Waiting for the Barbarians: Essays from the Classics to Pop Culture by Daniel Mendelsohn
Publisher/Year: New York Review Books, 2012
Source: Publisher via NetGalley
What it is: An eclectic collection of essays that analyzes everything from Greek mythology, to people’s endless fascination with memoirs, to the endless praise bestowed upon Mad Men.
Why I read it: I always enjoy Mendelsohn’s essays when I encounter them online, but I had never read a proper collection of them.
What I thought: I was tortured by The Iliad and The Odyssey not once but twice in high school and have been allergic to most Greek literature ever since (not counting philosophy). So those essays didn’t stand for me out as much as the rest of the book, but that has 100% to do with me and 0% to do with Mendelsohn. (However, ancient Greece is Mendelsohn’s particular area of expertise, so people who enjoy Greek literature would probably be in heaven.) I absolutely loved everything else. Having followed the media coverage of Julie Taymor’s Spider-Man brouhaha, “Why She Fell” was definitely one one my favorite essays, as was “The Wizard” (about James Cameron’s Avatar). Another one I enjoyed was “Oscar Wilde, Classics Scholar;” I had no idea about Wilde’s academic background and found this aspect of his history fascinating. The last two sections of the book — about literature and memoir — were fascinating and added tons of books to my to-read list. I particularly loved his review of Jonathan Franzen’s The Discomfort Zone (which I read last year but never reviewed because every time I sat down to write, I just ended up going, “Oh, Jonathan…what are we going to do with you?”). Mendelsohn’s critiques are all intelligent, engaging, and eloquently written. It’s a beautiful collection.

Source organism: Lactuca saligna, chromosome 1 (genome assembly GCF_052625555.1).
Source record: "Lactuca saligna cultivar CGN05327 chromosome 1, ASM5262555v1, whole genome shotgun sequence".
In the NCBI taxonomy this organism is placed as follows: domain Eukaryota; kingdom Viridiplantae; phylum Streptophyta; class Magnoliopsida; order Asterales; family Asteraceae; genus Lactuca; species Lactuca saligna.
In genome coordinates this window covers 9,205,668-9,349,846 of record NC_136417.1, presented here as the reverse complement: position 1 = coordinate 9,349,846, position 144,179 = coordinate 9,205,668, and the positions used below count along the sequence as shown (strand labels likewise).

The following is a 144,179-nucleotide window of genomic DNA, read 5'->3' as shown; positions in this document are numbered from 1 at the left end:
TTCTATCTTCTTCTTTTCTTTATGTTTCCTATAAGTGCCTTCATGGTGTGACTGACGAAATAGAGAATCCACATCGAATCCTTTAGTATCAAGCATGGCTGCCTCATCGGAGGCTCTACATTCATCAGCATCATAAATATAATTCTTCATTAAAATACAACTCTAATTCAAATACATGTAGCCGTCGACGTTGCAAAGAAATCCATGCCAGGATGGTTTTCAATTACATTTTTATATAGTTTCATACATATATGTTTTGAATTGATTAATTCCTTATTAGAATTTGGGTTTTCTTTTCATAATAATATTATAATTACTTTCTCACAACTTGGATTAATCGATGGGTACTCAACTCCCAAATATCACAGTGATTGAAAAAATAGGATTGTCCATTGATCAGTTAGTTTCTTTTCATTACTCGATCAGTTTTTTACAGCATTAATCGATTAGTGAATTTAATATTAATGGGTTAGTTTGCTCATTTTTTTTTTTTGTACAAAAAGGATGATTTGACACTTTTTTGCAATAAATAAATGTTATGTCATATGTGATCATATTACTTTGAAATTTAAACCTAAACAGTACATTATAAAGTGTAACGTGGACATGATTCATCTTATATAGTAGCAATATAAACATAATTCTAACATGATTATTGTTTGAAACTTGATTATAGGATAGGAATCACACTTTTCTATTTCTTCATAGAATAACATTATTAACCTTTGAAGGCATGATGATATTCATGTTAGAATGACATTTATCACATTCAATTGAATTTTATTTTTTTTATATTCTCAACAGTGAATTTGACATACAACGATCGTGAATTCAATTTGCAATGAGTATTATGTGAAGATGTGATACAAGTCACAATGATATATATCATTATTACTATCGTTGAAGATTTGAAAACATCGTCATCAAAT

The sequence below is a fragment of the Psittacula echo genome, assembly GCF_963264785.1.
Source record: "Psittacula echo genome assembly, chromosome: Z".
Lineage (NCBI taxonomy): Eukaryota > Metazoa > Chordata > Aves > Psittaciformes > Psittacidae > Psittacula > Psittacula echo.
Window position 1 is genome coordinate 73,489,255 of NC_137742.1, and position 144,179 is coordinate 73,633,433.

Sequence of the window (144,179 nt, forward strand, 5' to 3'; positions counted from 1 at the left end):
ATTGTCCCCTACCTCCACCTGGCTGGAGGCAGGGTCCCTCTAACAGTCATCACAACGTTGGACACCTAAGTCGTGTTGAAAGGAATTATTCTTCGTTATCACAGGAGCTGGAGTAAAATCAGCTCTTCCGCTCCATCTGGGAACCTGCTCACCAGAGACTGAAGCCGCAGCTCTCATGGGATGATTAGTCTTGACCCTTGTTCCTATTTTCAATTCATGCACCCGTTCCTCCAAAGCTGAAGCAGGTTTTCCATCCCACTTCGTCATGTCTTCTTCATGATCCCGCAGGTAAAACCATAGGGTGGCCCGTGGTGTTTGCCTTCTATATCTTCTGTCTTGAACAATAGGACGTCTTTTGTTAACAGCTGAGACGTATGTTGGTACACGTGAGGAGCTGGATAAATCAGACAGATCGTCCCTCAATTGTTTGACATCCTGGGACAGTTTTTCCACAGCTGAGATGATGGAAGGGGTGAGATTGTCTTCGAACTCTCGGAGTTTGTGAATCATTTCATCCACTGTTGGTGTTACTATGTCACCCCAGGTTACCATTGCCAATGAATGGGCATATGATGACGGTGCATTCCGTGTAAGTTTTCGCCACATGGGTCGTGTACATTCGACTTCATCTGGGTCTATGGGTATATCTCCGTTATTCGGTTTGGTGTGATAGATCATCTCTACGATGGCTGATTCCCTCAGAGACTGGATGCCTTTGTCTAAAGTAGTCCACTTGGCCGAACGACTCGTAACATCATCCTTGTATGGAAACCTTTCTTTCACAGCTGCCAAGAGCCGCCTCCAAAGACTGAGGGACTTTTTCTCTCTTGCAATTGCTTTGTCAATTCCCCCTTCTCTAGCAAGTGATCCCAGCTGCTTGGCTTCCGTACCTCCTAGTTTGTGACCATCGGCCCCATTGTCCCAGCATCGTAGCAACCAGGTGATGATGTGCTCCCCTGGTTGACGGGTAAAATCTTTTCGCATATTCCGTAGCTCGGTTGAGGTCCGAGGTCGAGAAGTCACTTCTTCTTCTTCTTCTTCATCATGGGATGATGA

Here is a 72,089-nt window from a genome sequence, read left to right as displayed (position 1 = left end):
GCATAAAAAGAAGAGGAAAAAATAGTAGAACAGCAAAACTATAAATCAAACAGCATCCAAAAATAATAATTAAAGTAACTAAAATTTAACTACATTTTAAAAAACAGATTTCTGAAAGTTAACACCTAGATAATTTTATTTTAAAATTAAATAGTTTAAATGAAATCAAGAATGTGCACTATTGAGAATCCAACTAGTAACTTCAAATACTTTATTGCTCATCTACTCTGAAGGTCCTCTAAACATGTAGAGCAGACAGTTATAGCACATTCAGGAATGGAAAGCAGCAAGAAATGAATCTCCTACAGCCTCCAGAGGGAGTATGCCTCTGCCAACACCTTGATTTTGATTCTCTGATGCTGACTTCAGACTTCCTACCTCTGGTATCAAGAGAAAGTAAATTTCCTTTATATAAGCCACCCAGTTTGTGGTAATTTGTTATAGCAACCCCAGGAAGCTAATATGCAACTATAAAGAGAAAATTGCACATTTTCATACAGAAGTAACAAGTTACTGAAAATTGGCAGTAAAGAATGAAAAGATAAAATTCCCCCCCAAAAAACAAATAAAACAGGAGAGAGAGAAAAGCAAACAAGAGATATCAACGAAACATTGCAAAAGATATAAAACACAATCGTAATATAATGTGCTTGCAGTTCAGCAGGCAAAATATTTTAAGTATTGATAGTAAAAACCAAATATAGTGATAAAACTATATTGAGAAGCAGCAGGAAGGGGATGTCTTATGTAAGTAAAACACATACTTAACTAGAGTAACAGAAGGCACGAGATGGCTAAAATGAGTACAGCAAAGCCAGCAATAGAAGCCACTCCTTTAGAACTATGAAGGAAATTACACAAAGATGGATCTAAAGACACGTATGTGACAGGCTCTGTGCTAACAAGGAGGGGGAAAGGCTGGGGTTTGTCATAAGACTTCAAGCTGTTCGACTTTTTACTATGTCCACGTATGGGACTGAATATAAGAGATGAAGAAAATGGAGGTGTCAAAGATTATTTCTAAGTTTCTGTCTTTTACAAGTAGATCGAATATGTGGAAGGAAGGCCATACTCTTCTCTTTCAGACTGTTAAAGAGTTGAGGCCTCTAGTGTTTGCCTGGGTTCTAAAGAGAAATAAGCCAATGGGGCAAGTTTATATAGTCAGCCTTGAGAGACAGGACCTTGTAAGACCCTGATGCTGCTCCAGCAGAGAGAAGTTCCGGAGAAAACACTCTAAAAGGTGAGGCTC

Taco USA: How Mexican Food Conquered America by Gustavo Arellano
Publisher/Year: Scribner, 2012
What it is: An exploration of Mexican food’s slow entry into the American mainstream. It also raises interesting questions about cultural appropriation and the definition of “authentic.”
Why I read it: I wanted to see what Arellano would say about the food of my people: Tex-Mex. (That, and I just like Arellano.)
What I thought: Taco USA is endlessly entertaining and will make you endlessly hungry. As with many other things in the history of this country, Mexican food has existed in the US as long as Mexicans have been here; it was just looked down upon as an exotic curiosity until someone (read: someone white and wealthy) was in a position to elevate its status and introduce it to the mainstream. Case in point: taco wagons and tamale carts manned by Mexicans? Dirty and cheap. Food trucks? Hipster gold. Arellano also argues that Mexico is such a diverse country and Mexican food is such a weird product of so many cultures that addressing authenticity is kind of pointless. In his book, if it’s been influenced in any way at all by Mexican culture, it’s Mexican food. Maybe not good Mexican food, but Mexican food nonetheless. One of my favorite aspects of the book was its exploration of the mass-marketing of various Mexican foods. Two words: canned tortillas (shudder). As for Tex-Mex? Mexicans in South Texas gave the world fajitas, and Mexicans in San Antonio gave the world chili. So stop denigrating Tex-Mex!